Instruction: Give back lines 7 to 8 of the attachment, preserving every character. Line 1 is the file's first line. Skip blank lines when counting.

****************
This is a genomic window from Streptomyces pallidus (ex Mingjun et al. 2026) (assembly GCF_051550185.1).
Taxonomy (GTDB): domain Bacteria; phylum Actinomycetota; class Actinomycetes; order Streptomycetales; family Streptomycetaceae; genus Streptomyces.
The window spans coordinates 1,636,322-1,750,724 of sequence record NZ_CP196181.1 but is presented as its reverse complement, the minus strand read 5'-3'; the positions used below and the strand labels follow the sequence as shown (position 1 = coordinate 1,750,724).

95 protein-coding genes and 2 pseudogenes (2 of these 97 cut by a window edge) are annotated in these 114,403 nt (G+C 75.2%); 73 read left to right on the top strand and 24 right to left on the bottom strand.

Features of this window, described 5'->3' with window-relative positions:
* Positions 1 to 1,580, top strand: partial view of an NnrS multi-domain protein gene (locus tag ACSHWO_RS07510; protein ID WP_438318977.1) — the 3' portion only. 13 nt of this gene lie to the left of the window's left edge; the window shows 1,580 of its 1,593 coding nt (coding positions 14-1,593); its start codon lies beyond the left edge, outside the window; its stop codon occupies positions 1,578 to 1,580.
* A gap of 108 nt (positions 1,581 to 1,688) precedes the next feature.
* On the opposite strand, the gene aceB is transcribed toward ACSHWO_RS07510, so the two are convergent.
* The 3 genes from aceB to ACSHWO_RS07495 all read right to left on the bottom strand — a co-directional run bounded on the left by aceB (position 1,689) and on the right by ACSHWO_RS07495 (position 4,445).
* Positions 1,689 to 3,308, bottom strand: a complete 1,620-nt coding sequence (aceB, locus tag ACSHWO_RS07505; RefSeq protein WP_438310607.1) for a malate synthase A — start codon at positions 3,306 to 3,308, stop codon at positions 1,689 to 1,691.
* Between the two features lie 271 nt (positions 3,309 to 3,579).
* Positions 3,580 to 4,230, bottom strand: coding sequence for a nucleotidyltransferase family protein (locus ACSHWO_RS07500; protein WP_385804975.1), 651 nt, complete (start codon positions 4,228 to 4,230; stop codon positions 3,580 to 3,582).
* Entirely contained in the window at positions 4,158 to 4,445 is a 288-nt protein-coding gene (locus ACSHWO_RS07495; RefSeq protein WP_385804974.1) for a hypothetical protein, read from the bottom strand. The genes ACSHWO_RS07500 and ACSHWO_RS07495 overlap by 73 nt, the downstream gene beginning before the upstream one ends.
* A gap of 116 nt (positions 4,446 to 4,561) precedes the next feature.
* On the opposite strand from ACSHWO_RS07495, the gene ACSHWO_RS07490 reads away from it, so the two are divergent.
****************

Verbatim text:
* A gap of 108 nt (positions 1,581 to 1,688) precedes the next feature.
* On the opposite strand, the gene aceB is transcribed toward ACSHWO_RS07510, so the two are convergent.